Porter, Louise and Kebbell, Mark (2010) “Radicalisation in Australia: Examining Australia’s Convicted Terrorists”, Psychiatry, Psychology and Law, June.

Stenersen, Anne (2011) “Al Qaeda’s Foot Soldiers: A Study of the Biographies of Foreign Fighters Killed in Afghanistan and Pakistan Between 2002 and 2006“, Studies in Conflict and Terrorism, March, pp. 171 – 198.

Simcox, Robin and Stuart, Hannah and Ahmed, Houriya (2010) Islamist Terrorism: the British Connections London: The Centre for Social Cohesion. 26 page preview available for free, full report can be purchased in hard copy. Disaggregated.


Jihadist incidents – open access

Bjelopera, Jerome P. and Randol, Mark A. (2010) American Jihadist Terrorism: Combating a Complex Threat, Washington DC: Congressional Research Service, 7 December. Disaggregated.

Nesser, Petter (2010)”Chronology of Jihadism in Western Europe Update 2008-2010“, Working Paper, Kjeller: Norwegian Defene Research Establishment, 20 December. Disaggregated.

Sageman, Marc (2009) “Confronting al-Qaeda: Understanding the Threat in Afghanistan”, Perspectives on Terrorism, vol. 3, no. 4.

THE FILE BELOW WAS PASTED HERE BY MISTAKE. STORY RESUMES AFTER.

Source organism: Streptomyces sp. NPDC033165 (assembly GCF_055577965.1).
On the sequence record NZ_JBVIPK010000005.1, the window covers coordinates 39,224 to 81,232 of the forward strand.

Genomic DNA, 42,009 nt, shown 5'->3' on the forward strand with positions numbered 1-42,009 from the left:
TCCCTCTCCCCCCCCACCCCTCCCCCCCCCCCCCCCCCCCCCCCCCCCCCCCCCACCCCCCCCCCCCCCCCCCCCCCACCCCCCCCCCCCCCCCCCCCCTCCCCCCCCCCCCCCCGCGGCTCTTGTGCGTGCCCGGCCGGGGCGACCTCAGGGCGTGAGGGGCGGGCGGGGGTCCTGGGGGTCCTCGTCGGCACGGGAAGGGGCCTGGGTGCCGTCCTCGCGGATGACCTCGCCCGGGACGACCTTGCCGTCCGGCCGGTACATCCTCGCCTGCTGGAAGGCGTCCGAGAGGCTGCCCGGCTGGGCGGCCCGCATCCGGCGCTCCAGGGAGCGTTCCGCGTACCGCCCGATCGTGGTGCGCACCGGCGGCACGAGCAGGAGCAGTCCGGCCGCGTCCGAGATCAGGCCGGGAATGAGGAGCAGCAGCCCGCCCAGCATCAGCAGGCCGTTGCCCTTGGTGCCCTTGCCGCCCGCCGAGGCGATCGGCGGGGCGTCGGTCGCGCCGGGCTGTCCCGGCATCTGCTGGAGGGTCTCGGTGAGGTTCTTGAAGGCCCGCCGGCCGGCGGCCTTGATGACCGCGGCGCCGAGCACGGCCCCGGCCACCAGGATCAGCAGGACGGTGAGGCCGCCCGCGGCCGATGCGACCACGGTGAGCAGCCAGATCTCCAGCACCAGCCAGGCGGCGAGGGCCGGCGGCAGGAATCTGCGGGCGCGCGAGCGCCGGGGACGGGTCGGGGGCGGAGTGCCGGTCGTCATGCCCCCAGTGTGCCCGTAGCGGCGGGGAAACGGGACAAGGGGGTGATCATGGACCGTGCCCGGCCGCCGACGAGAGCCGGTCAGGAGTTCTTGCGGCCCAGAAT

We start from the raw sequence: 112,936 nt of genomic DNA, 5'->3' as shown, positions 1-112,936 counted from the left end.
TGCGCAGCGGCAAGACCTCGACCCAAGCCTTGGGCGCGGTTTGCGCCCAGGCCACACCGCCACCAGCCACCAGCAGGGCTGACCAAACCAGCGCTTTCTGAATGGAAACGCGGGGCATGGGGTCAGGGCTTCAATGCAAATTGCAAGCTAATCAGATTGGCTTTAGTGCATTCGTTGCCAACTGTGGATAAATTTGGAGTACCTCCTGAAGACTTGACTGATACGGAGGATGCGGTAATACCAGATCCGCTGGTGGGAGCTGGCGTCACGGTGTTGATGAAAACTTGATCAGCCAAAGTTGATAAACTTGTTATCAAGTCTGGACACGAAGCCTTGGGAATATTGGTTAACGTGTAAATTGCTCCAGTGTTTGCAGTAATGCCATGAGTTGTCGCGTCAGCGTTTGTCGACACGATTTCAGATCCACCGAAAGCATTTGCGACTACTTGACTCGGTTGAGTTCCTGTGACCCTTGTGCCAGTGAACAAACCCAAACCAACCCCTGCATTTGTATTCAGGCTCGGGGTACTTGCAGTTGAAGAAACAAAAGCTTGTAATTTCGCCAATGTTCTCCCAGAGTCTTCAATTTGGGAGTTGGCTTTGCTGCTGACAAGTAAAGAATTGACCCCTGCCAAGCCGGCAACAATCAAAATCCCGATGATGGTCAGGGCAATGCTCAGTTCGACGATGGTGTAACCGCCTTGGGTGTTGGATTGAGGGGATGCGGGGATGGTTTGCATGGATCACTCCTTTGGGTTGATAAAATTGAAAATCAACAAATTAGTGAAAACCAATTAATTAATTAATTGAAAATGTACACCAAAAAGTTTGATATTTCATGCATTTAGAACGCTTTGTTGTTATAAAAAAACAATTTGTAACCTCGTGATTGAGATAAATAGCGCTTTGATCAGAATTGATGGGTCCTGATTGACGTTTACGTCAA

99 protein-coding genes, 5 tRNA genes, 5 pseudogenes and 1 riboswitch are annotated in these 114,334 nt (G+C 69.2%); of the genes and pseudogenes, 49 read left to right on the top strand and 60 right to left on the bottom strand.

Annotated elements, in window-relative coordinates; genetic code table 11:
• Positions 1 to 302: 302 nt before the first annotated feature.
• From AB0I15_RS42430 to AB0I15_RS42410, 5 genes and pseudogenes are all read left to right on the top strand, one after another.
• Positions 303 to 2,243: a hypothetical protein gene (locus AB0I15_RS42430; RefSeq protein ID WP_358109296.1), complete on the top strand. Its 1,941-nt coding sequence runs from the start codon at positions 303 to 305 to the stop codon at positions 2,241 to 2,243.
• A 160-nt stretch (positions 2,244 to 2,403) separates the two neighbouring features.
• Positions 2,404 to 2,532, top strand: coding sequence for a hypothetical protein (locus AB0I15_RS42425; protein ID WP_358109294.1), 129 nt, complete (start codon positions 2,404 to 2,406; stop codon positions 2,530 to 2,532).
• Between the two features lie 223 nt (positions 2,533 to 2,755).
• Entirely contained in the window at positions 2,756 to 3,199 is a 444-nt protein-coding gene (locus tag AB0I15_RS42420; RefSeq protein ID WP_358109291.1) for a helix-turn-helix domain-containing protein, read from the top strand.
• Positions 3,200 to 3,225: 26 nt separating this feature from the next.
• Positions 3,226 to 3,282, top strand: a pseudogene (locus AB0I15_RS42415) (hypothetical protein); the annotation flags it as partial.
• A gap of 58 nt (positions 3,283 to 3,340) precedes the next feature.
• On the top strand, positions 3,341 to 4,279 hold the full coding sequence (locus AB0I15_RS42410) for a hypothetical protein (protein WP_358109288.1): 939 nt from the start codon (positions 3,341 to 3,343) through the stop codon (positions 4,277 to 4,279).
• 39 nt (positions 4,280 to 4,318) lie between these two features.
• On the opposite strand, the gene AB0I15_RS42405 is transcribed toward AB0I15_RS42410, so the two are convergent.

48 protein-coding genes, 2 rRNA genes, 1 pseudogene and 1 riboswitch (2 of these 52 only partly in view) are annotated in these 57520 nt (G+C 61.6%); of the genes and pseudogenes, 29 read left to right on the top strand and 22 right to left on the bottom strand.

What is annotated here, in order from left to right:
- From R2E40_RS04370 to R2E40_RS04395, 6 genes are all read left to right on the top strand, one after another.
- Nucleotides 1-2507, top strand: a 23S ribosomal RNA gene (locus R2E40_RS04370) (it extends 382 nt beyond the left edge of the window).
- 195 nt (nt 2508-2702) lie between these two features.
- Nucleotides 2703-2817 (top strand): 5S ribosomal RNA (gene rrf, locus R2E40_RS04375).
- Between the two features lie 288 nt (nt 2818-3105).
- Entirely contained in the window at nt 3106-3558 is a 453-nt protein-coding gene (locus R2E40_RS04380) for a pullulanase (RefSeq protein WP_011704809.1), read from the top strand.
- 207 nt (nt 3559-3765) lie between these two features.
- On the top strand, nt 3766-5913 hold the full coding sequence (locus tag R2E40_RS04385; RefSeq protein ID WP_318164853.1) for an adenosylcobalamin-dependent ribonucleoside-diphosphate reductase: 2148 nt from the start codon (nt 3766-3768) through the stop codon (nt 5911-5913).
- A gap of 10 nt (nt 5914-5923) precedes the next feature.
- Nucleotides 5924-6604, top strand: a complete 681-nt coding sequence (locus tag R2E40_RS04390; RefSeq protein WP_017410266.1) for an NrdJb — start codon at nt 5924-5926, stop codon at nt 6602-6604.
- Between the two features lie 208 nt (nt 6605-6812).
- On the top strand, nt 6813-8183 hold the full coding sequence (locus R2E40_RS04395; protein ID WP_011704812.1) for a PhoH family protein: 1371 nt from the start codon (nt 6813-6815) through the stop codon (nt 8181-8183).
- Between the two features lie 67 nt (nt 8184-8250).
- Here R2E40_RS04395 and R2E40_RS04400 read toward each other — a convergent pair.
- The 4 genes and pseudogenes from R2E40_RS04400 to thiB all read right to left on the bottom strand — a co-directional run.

Europol (2007, 2008, 2009, 2010, 2011, 2012), Europol Terrorism Situation and Trend Reports, European Police Office.


Jihadist incidents – paywalled

Jordan, Javier (2012) “Analysis of Jihadi Terrorism Incidents in Western Europe 2001-2010”, Studies in Conflict & Terrorism, April, pp. 382-484. Disaggregated.

Nesser, Petter  (2008) “Chronology of Jihadism in Western Europe 1994–2007: Planned, Prepared, and Executed Terrorist Attacks”, Studies in Conflict & Terrorism, October, pp. 924-946. Disaggregated.

Crone, Manni and Harrow, Martin (2011) “Homegrown Terrorism in the West“, Terrorism and Political Violence, August, pp. 521-536. The disaggregated data is available here.

End of list. Hopefully these sources will assist anyone trying to develop informed opinions on jihadism – a topic many people hold strong opinions on with little empirical basis.